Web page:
Pierre Daura: Picturing Attachments
The art of Pierre Daura (1896–1976) offers many points of engagement. His noteworthy role in the development of European abstraction as part of the Parisian avant-garde of the 1920s places him at the center of the most important art movement of the twentieth century. His service in 1937 with anti-Franco forces during the Spanish Civil War inspired powerful and resonant documents of the ravages of war. His relocation to the United States in 1939 added him to the ranks of émigré artists (including Joseph Albers and Max Beckmann, among many others) who shaped the American cultural climate during and after World War II. His personal relationships—from his deep attachment to his mother, whom he lost at age seven, to his devotion to his wife Louise Heron Blair and daughter Martha Daura—affected not only his choice of models but his choice of subjects throughout much of his professional life. This aspect of Daura’s career has not received the attention it deserves.
This is the first exhibition devoted to Pierre Daura’s artistic focus on his family. Because of his creative responses to his intimate relationships, Daura can be grouped with artists such as Dürer and Zuccaro earlier in history; Rembrandt (among others) in the seventeenth century; and Carl Larsson, Ferdinand Hodler, and many others in the nineteenth and twentieth centuries. Sometimes working within long-standing visual traditions (as he did during his courtship) and other times making unique contributions of his own (as he faced his wife’s terminal illness in 1972), Daura is distinctive for the many ways in which his family attachments shaped his work throughout his career. His marriage, the birth of his daughter Martha, his service in the Spanish Civil War, his exile to America during World War II, and his wife’s later illness and death were among the personal circumstances that resulted in images that rank among some of Daura’s most beautiful works on paper, canvas, and wood.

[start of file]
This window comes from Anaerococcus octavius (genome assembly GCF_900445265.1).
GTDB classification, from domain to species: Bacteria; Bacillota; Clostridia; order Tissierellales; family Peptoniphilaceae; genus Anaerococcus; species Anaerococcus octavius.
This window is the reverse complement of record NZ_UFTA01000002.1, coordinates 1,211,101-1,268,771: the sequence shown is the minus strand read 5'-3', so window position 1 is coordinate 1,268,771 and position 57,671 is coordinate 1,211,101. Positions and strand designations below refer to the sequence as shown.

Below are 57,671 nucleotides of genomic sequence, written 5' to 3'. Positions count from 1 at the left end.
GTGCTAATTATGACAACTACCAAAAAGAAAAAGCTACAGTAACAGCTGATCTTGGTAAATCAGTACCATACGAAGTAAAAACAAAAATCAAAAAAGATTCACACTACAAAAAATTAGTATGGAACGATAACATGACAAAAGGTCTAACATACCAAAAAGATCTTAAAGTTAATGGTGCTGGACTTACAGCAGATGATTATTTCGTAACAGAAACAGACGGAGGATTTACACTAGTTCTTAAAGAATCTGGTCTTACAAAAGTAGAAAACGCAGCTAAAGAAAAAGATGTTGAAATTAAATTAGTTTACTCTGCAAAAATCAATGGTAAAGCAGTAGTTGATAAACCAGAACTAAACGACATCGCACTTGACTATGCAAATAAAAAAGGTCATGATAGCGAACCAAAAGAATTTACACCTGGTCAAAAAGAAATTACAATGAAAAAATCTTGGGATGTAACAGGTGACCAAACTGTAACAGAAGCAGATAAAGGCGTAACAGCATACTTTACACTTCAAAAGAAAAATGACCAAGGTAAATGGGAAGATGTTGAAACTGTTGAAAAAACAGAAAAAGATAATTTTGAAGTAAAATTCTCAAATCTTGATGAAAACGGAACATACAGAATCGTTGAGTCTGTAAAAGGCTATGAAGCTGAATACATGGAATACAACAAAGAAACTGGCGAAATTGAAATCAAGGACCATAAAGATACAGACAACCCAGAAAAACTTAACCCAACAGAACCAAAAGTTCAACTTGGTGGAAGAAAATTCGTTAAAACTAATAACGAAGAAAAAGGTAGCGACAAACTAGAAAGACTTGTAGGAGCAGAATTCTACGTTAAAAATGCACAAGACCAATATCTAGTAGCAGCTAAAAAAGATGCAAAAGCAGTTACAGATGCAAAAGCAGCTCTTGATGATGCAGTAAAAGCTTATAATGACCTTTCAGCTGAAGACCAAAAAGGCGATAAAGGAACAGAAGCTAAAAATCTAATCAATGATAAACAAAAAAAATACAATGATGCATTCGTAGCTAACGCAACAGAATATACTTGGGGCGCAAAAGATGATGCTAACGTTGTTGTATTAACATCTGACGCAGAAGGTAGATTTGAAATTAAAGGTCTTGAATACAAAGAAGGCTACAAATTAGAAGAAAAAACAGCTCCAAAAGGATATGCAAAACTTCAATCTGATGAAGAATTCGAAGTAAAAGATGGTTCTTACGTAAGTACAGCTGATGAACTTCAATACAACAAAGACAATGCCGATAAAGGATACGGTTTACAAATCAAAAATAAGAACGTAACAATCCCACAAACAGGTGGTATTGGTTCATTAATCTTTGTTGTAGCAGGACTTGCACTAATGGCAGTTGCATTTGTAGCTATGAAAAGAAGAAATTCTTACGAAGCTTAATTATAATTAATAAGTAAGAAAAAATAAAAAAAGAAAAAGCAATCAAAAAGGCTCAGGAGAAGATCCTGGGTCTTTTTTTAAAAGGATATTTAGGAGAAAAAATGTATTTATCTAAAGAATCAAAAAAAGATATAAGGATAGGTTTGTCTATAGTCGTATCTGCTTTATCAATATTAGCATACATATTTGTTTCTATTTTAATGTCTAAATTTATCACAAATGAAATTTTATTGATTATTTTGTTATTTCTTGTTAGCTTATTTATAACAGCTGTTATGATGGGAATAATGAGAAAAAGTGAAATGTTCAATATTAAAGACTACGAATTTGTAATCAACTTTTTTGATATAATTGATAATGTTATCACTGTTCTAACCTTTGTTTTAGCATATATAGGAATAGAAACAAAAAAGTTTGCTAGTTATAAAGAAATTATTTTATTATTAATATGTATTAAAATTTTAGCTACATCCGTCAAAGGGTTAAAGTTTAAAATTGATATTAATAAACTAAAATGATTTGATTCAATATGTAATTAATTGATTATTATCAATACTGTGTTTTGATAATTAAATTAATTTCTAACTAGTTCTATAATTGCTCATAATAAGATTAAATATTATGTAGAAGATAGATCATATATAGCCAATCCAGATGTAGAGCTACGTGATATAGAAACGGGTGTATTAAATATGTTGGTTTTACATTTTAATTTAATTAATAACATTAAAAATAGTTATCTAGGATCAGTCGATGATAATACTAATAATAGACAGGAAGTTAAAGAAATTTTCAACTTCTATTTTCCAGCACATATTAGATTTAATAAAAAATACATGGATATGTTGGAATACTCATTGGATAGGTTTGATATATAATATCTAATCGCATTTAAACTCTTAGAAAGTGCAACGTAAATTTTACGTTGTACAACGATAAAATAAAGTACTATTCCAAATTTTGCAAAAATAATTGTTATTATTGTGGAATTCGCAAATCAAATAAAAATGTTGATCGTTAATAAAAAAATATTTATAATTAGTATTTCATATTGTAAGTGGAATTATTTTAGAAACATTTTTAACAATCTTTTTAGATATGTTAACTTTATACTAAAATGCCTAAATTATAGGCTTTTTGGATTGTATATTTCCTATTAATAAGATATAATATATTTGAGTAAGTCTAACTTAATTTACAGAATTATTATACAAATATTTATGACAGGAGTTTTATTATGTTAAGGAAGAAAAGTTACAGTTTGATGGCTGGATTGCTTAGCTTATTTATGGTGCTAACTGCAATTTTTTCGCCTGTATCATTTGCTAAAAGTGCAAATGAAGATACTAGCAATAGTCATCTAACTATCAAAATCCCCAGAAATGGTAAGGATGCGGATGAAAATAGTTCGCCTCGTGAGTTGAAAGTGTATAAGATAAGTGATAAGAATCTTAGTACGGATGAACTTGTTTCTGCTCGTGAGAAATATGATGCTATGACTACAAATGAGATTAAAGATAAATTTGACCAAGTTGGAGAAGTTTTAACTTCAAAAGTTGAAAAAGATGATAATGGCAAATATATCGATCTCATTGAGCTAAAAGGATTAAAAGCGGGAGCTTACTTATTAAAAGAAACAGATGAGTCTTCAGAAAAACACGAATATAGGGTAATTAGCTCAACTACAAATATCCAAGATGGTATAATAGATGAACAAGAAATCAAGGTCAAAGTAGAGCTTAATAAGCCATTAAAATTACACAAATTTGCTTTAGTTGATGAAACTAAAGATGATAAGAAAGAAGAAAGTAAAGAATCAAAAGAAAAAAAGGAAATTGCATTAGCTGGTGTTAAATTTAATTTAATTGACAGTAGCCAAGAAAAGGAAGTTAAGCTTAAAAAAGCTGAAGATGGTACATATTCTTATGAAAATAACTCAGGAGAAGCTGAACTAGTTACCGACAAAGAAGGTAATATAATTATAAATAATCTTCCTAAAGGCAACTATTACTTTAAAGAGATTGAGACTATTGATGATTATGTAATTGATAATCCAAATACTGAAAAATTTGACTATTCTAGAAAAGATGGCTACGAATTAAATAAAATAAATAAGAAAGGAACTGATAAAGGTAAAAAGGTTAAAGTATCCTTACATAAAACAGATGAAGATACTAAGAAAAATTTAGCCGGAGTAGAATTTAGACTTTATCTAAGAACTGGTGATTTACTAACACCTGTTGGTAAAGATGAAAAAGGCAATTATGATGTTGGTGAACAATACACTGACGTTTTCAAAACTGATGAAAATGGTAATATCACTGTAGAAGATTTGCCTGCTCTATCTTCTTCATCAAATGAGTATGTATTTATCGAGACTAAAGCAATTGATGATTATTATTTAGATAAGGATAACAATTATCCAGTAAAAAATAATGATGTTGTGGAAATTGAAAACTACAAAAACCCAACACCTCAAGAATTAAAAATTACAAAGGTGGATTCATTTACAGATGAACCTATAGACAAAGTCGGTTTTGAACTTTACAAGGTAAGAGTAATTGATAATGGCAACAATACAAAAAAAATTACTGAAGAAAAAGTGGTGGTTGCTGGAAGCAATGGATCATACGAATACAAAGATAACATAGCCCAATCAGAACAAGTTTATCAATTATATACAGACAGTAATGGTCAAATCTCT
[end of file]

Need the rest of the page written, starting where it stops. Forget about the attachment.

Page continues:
Organized by IU Art Museum, this exhibition is made possible through the generous support of the Daura Foundation and the IU Art Museum’s Arc Fund. Research for this project was supported by the Samuel H. Kress Foundation, the Daura Foundation, and IU’s New Frontiers in the Arts and Humanities grant program. Special thanks are due to Martha Daura and to William U. Eiland, director of the Georgia Museum of Art, the museum’s partner in this project. This exhibition and the accompanying catalogue are dedicated to the memories of the late Thomas W. Mapp (d. 2014), and Andrew Ladis (d. 2007).
Image: Pierre Daura, Martha in Her Graduation Dress, 1946. Oil on canvas. Gift of Martha R. Daura, Indiana University Art Museum, 2001.78.